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Animal disease expert finds international calling

News Release Distributed 11/14/14

BATON ROUGE, La. – When bovine brucellosis was eradicated in the United States, it was a triumph for animal and veterinary scientists nationwide. LSU AgCenter scientist Phil Elzer was one of the researchers who had worked for years to create a vaccine for the bacterial disease, which devastates livestock and wildlife.

But eradication of brucellosis, which Elzer had spent much of his career studying, put him at a crossroads. The disease, and his research on it, was no longer of much interest in the U.S.

Elzer, now the AgCenter’s associate vice chancellor for animal sciences and natural resources, said things turned around in 1998 when he went to South Africa to attend an international conference.

There, he discovered brucellosis was – and still is – a concern in developing countries, where small ruminants like goats are a major food source. The disease causes decreased milk production and abortions in animals, and it can be contracted by humans, too.

“In the U.S, we thought about it as an economic problem because it harmed production,” Elzer said. “But humans are very susceptible hosts, and it’s very prevalent in other places.”

That 1998 conference marked the beginning of Elzer’s international work, which has since taken him to so many countries that he’s had to add pages to his passport book. It wasn’t long before Elzer began attending NATO conferences and became a NATO subject matter expert on brucellosis.

Then came the Sept. 11, 2001, terrorist attacks, and terms like “weapons of mass destruction” entered the mainstream American vocabulary.

“Brucellosis was part of that arsenal of weapons,” Elzer said. As the expert, he was sent to Kazakhstan and other former Soviet Union countries to help find biological weapons.

“You started realizing there were other parts of the world that wanted to harm us,” Elzer said. “Then we started to wonder why. But these people were just doing their job. So we asked, ‘can we engage them and teach them how to use microbiology for good?’ There’s a lot of good that can be done with that expertise.”

Today, some of those foreign scientists are partners on research projects and even friends. Elzer, speaking at the AgCenter’s Nov. 13 Global Agriculture Hour, said he believes international cooperation is key to solving problems like brucellosis, food insecurity and access to clean water.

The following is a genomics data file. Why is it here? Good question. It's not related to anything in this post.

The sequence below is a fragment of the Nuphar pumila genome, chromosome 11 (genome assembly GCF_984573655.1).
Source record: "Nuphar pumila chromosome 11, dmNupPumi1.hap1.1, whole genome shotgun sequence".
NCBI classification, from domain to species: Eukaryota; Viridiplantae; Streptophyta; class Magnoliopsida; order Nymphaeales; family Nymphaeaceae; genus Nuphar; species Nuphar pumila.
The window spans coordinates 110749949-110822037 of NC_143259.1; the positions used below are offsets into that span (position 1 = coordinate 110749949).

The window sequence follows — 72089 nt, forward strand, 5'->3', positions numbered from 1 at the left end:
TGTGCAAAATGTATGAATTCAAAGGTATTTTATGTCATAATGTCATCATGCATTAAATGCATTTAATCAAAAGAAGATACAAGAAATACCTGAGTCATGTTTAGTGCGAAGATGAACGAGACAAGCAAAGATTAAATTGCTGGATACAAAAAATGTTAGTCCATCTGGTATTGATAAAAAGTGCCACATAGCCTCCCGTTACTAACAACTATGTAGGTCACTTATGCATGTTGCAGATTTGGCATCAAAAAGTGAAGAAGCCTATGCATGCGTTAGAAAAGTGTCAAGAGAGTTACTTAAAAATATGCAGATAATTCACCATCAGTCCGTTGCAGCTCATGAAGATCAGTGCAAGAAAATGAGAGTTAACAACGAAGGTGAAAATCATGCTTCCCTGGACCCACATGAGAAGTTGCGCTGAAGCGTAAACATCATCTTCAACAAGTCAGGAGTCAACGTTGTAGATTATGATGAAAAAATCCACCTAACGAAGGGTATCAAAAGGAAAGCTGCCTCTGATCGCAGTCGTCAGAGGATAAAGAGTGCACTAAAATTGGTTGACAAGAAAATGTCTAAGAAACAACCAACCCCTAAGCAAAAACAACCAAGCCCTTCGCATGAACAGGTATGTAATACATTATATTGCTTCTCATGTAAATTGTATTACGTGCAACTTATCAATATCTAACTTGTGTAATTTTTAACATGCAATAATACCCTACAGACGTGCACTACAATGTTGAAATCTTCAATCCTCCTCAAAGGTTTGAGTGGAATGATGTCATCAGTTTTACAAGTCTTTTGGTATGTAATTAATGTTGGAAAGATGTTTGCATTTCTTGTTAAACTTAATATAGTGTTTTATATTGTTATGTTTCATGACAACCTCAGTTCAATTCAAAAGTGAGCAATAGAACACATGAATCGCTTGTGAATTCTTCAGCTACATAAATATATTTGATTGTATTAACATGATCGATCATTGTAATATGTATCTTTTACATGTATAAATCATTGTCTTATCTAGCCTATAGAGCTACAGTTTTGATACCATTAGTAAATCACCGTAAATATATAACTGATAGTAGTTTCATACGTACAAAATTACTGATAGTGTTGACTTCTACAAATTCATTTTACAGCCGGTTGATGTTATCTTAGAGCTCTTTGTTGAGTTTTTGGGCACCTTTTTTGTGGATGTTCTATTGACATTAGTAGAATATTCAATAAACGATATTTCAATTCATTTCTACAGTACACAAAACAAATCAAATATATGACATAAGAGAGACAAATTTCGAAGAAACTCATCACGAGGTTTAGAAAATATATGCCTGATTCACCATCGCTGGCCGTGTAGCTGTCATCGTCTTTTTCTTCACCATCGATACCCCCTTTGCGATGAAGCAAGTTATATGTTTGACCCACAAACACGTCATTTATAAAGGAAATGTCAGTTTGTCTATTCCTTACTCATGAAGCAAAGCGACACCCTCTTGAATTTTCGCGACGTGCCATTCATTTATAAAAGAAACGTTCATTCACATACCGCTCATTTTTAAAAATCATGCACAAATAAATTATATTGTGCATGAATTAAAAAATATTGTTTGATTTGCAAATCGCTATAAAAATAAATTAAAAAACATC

American land-grant universities like LSU have a unique advantage to help people around the world, he said. The LSU AgCenter, for example, frequently hosts faculty and students from foreign universities to train them and form research agreements.

“We should be very proud as a country that we have safe food and water resources,” Elzer said. “We are a country of plentiful things. People are just amazed when they get here that we do what we do.”

At the same time, Elzer has been amazed at some of what he’s seen on his travels – which he points out are work, not vacations. Staying in hotels that don’t have running water is often part of the job.

It can also be difficult to keep up with the news if an English-language channel isn’t available on television.

“I was in the Republic of Georgia one time, and Russia invaded,” Elzer said. “It’s amazing all the things that can happen. But I have never regretted one of those things in my life.”

Some things are a little strange, though. At the South African conference, another scientist hid behind Elzer as a pack of monkeys leapt toward them.

A meal in a yurt in Kazakhstan featured a boiled horse head as the main dish. Tradition dictates that the guest of honor – Elzer, in this case – is served the right eyeball of the horse.

“You learn to cover some things with napkins,” Elzer said. But he’s joking – he strongly believes that an open mind is critical when working with people from other countries. To help them with their problems, it is important to learn about their culture, too.

“Try to have understanding and be a good citizen,” Elzer said. “You never know what will come back to you scientifically and personally.”

Olivia McClure

Last Updated: 11/14/2014 3:37:14 PM

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